- Chronic constipation – infrequent stools, hard or lumpy stools, straining. Leads to symptomatic hemorrhoids that itch, bleed and swell, and cause pain, burning and prolapse. Twice as common in women, and may increase with age. It is also common during pregnancy because of hormonal changes leading to slower emptying from the large intestine.
- IBD – bloody diarrhea, abdominal pain, fatigue, anemia and weight loss. Also twice as common in women.
- Colon cancer – unexplained iron deficiency, obvious blood in stool, dark stool, change in bowel habits, and unexplained abdominal pain and/or unusual weight loss.
Treatment varies based on the type of condition. For example, functional GI disorders are treated by managing symptoms with over-the-counter or prescription medications, dietary modification, stress relaxation and exercise. Symptomatic hemorrhoids can be managed successfully with nonsurgical techniques, such as hemorrhoid ligation, performed in your doctor’s office. This procedure is quick, painless and does not involve anesthesia. Early diagnosis and prompt treatment are the key in managing IBD.
Rohini Reddy Vanga, MD, with Alamance Gastroenterology – Burlington, a member of Cone Health Medical Group, is board certified in internal medicine, gastroenterology (GI) and hepatology. She completed medical school at Ghandi Medical College, India, and her residency in internal medicine at Washington Hospital Center/Georgetown University. She completed her fellowship at Baylor College of Medicine in gastroenterology and hepatology, her fellowship in celiac disease at Beth Israel Deaconess Medical Center/Harvard Medical School and an advanced fellowship in inflammatory bowel disease at the University of North Carolina at Chapel Hill.
Kids and Stomachaches – How to Tell If It’s a Stomachache or Something More?
Stomachaches are very common in children. Symptoms usually last 2 to 3 days, and include vomiting and/or diarrhea. The typical stomach bug can usually be taken care of at home. Make sure you give your child plenty of fluids. Pedialyte is best, but apple juice, Gatorade and ginger ale will work in a pinch.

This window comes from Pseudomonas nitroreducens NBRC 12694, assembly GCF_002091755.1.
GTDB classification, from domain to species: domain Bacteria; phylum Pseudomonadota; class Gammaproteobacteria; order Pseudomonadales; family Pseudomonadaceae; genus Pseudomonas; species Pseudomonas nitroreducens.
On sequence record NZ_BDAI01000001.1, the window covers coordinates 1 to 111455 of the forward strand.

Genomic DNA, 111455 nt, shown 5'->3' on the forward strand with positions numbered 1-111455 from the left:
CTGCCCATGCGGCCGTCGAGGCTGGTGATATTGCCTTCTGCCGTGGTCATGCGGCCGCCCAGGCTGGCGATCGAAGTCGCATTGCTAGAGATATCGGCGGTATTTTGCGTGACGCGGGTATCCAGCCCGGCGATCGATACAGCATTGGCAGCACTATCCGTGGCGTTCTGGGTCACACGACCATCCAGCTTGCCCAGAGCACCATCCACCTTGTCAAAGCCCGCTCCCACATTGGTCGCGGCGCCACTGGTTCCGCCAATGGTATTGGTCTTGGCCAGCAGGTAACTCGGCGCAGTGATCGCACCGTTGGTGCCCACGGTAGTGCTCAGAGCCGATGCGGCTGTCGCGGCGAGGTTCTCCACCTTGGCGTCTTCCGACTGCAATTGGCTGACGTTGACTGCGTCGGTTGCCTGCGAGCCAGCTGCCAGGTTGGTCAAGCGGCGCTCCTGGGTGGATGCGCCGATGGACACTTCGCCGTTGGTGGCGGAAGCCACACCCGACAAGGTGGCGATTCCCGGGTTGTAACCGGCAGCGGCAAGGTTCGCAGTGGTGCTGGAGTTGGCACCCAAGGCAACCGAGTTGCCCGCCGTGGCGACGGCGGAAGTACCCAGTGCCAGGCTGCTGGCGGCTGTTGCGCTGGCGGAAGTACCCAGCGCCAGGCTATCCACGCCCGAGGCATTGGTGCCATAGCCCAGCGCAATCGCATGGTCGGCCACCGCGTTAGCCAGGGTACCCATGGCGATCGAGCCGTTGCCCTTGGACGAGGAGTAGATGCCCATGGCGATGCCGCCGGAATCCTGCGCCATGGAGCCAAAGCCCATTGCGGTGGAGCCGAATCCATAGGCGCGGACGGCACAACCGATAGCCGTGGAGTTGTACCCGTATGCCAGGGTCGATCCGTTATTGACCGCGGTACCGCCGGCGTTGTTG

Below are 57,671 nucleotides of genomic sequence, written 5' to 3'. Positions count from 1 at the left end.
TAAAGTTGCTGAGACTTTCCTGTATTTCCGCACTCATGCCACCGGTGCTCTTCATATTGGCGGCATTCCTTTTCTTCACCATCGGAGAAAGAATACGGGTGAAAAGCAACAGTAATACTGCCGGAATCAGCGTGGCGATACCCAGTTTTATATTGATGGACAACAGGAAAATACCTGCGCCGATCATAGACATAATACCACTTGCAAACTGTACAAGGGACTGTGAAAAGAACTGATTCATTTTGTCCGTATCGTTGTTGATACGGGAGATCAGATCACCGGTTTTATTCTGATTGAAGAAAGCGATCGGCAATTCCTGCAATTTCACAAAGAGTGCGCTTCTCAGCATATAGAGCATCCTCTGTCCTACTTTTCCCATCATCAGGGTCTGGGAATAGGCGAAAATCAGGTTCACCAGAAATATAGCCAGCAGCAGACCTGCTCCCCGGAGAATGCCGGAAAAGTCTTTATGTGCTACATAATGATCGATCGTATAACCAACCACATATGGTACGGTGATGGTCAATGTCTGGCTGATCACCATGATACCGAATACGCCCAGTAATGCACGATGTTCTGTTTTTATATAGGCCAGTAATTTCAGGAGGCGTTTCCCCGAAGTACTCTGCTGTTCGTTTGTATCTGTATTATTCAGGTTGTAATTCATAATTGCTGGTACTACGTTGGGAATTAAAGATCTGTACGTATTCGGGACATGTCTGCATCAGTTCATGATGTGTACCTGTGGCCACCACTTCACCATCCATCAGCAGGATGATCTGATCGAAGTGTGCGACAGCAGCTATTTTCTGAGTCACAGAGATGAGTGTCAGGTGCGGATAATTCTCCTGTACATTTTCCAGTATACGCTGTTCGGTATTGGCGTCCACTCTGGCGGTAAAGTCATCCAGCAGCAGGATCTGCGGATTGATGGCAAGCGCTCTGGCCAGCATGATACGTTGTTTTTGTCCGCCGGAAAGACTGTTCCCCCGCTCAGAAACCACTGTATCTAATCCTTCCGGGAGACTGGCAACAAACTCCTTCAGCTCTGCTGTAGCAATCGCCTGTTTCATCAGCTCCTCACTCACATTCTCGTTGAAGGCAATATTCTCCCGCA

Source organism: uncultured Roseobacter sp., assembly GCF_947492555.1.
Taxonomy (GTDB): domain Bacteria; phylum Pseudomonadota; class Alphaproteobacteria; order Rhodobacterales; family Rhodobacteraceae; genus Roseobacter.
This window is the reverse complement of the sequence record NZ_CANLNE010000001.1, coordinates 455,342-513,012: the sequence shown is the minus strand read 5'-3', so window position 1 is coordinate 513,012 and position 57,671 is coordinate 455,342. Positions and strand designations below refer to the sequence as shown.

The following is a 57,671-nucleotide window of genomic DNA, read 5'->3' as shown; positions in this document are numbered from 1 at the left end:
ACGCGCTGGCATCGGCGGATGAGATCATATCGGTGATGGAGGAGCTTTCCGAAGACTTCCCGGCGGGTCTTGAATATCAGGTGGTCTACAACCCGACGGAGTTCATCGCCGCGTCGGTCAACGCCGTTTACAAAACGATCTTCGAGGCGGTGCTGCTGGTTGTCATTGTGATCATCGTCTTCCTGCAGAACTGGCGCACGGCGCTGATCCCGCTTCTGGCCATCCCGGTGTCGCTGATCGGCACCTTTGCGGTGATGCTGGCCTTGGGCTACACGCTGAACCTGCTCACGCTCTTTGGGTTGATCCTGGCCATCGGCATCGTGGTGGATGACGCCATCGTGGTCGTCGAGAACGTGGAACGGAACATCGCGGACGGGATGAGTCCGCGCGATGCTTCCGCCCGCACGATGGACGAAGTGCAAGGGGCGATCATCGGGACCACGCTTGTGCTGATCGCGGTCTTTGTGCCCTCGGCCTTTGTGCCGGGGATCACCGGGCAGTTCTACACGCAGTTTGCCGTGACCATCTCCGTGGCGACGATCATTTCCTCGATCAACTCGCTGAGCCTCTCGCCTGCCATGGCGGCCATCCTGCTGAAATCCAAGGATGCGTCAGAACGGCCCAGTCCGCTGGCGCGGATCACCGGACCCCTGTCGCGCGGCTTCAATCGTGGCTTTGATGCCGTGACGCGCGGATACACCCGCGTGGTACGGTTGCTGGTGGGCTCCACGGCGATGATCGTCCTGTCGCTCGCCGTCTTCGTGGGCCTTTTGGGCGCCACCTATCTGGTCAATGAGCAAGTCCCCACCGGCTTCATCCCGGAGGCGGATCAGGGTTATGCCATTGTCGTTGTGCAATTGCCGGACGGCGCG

Do not give your child medicine that stops diarrhea, like Imodium, which is intended for adults only. Diarrhea is the body’s way of getting rid of the virus in your child’s system. A common myth surrounding children with stomachaches is that you can’t give them certain foods (like dairy and fatty foods for example). Whatever they are in the mood for is OK, but realize that they probably won’t have much of an appetite.
You should take your child to the doctor if they have any of the following symptoms:
- Their stomachache is so severe that they can’t get out of bed or move around at all.
- There is blood in the stool (indicates a different type of bug that needs treatment).
- They have green or red vomit. This could be a sign of a blockage, so take them to the emergency room immediately.
- They have pain that is localized in their right side. This could be a symptom of appendicitis.
- They are extremely sleepy.
If you do have to get help from a doctor, they will do a careful exam to diagnose the problem. They may also do an X-ray or ultrasound to get a better look. Our community is fortunate, as Cone Health has an exceptional network of pediatricians, providers and community partners dedicated to helping you in your family’s health care journey.
Suresh Nagappan, MD, MSPH, has been with Cone Health since 2004. He is currently the medical director for the Children’s Unit at Moses Cone Hospital, is a member of Cone Health Medical Group and serves as the director of the UNC medical school campus in Greensboro. Before joining Cone Health, he spent 4 months as a volunteer physician in Malawi, Africa, at a rural hospital. He earned his doctorate of medicine at Michigan State University College of Human Medicine.